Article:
It has been an exciting year to watch the top of the Hot 100 chart. One trend that I’ve noticed is that 2006 is a great year for foreign artists in the United States. So far, five of this year’s No. 1 songs have come from foreign acts:
“You’re Beautiful,” James Blunt (United Kingdom)
“Temperature,” Sean Paul (Jamaica)
“Bad Day,” Daniel Powter (Canada)
“SOS,” Rihanna (Barbados)
“Hips Don’t Lie,” Shakira (Colombia)
It’s great to see this much diversity at the top of the charts. Not only are there five foreign No. 1s, but each artist represents a different country. Have there ever been more than five foreign countries represented at No. 1 in the same calendar year?
I had to go back to 1989 to find another year with five foreign nations represented at No. 1 on the Hot 100. That year, we had chart-toppers from the United Kingdom (Phil Collins, Mike + the Mechanics, Fine Young Cannibals, Simply Red and the Anglo-American band Bad English), Canada (Sheriff), Sweden (Roxette), Germany (Milli Vanilli) and Cuba (Gloria Estefan).
I couldn’t find any year in the rock era with more than five international countries represented at No. 1. Since 2006 isn’t half over yet, there’s a good chance we can set an all-time record.
IT ALL ADDS UP
In a week where Shakira had such huge airplay numbers and Nelly Furtado was No. 1 with digital downloads, how did Chamillionaire land at No. 1 on the Hot 100?
The key to being No. 1 on the Hot 100 is having the highest number of points when a song’s sales points and airplay points are added together. There are many weeks when the song that is No. 1 on the main Hot 100 isn’t No. 1 on either the sales charts or the airplay chart.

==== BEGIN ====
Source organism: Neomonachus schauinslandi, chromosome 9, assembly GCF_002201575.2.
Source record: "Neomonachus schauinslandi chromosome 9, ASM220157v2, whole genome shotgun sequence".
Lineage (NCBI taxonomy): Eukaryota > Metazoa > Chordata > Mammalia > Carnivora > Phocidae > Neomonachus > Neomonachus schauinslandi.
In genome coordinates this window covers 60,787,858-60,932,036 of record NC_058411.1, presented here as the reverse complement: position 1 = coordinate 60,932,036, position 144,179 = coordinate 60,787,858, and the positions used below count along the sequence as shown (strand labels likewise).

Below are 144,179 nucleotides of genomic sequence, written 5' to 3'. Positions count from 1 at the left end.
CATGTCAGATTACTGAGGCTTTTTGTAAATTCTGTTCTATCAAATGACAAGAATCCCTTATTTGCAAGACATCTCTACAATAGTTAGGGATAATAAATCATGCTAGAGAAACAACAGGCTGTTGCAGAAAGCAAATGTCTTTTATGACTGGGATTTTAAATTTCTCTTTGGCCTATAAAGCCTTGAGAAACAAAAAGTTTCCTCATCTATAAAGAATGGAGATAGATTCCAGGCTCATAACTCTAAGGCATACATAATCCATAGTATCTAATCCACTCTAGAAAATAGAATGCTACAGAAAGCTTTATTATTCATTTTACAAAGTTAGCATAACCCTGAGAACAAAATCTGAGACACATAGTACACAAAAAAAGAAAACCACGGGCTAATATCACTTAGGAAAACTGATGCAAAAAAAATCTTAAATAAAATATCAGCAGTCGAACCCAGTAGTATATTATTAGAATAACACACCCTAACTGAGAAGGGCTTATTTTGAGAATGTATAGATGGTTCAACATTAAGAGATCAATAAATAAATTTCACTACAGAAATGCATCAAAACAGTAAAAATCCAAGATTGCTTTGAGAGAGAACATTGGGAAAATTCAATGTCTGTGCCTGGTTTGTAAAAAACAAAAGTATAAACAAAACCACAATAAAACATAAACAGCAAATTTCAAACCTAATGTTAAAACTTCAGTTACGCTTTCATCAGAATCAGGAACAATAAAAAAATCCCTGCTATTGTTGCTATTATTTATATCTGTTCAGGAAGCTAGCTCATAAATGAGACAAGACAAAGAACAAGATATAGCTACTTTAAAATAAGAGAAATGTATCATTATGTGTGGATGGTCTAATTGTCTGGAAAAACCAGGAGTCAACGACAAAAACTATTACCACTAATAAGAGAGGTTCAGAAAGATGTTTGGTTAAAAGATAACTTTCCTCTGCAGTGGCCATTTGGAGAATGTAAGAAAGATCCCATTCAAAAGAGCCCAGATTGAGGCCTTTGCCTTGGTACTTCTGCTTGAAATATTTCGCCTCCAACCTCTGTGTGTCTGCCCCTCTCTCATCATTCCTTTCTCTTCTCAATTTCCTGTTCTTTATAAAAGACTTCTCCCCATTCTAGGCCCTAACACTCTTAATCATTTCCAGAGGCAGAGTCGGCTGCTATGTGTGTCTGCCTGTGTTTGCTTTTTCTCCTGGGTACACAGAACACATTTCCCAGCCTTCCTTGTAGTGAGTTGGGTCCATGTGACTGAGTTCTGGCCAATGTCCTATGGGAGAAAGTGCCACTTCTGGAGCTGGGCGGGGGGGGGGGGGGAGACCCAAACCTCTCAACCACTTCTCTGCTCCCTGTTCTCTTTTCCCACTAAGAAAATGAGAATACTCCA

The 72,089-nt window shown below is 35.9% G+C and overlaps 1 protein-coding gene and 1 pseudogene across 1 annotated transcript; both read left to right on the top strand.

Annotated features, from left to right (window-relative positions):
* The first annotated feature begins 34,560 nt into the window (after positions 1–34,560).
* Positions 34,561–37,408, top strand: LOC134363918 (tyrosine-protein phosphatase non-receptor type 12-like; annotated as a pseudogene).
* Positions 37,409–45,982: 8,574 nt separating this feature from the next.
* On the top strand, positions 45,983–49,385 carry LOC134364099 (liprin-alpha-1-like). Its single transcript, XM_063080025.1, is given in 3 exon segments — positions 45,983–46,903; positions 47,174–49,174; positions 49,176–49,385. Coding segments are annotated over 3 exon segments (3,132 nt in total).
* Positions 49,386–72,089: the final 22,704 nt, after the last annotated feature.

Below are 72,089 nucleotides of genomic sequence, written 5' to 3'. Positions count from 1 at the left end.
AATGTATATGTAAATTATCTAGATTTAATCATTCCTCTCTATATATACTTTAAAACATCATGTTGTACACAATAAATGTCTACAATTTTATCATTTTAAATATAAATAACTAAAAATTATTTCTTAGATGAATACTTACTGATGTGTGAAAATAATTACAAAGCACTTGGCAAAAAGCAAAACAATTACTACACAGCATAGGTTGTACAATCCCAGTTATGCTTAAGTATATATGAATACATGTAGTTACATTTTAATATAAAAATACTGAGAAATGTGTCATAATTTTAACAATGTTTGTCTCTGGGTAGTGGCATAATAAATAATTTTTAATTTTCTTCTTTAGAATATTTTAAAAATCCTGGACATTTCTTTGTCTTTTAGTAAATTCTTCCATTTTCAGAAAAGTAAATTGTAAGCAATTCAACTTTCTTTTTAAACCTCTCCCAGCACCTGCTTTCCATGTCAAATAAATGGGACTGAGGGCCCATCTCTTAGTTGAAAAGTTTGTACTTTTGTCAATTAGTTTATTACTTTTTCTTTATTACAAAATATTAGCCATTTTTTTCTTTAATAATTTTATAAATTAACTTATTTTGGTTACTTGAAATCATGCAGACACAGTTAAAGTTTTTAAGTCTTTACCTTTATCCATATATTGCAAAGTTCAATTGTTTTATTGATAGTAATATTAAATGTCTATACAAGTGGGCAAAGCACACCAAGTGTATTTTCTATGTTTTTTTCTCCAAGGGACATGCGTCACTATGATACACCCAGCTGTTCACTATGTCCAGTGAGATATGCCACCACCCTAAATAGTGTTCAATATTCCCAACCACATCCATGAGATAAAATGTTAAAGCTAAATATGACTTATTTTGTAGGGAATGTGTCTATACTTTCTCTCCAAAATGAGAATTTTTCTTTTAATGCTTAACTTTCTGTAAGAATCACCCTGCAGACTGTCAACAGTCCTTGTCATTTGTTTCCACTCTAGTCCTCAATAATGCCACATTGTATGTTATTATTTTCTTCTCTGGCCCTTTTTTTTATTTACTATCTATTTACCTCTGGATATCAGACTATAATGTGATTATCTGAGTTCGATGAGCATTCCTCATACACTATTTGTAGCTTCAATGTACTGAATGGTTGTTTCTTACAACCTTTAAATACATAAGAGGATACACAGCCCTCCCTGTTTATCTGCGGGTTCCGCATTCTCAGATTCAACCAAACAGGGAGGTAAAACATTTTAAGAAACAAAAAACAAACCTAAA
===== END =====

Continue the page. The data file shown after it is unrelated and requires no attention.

Shakira’s “Hips Don’t Lie” went on sale in the middle of the chart week in question, which didn’t allow it to accrue a full week of sales. That’s why it only went to No. 9 on the Hot 100 last week. This week, with a full week of sales, the single easily captured the top spot.
“Promiscuous” by Nelly Furtado featuring Timbaland was very strong in sales but needed more airplay points to be No. 1 on the Hot 100. In the chart week you’re asking about, “Promiscuous” was No. 18 on the Hot 100 Airplay chart (up from No. 32, a great move, but not high enough to lift Furtado to No. 1 on the main Hot 100).
RIMES WITH THREE
I really enjoy your weekly column. You have my dream job! I have been celebrating Leann Rimes’ success this last year with the “This Woman” album. The June 8 Chart Beat states it is the first time since 2000 that Leann has had consecutive top 10 hits. It could be semantics, but isn’t this Leann’s third top 10 hit in a row? First there was ‘Nothin ‘Bout Love Makes Sense,” then “Probably Wouldn’t Be That Way” and finally (or hopefully the third of a much larger string!) “Something’s Gotta Give.”
I have also been pleased to see this child singing star maintain a successful singing career into adulthood without any of the “child star syndrome.”
One last thing, what is your thought on why Leann Rimes and Faith Hill have had great success “returning” to the country charts after dabbling in pop, but Shania Twain has experienced resistance? Granted, Shania’s last album sold a ton, but she did not have much luck on the singles chart.
Downers Grove, Ill.
It’s a technicality that gives LeAnn Rimes two consecutive top 10 hits, but in all fairness she has had three top 10 hits in a row from the “This Woman” CD. After “Nothin ‘Bout Love Makes Sense,” three holiday-themed songs debuted on Hot Country Songs. If we only count non-seasonal releases, then Rimes would get credit for three top 10 hits in a row.
And like you suggest, the run of top 10 hits from “This Woman” may not be over yet, so let’s see what happens before closing the page on this chart achievement.
Shania Twain’s last album was a greatest hits collection with four new songs added, and then she had a song on the “Desperate Housewives” soundtrack. I’d prefer to wait for her next studio album to see if she is embraced by country radio before counting her out.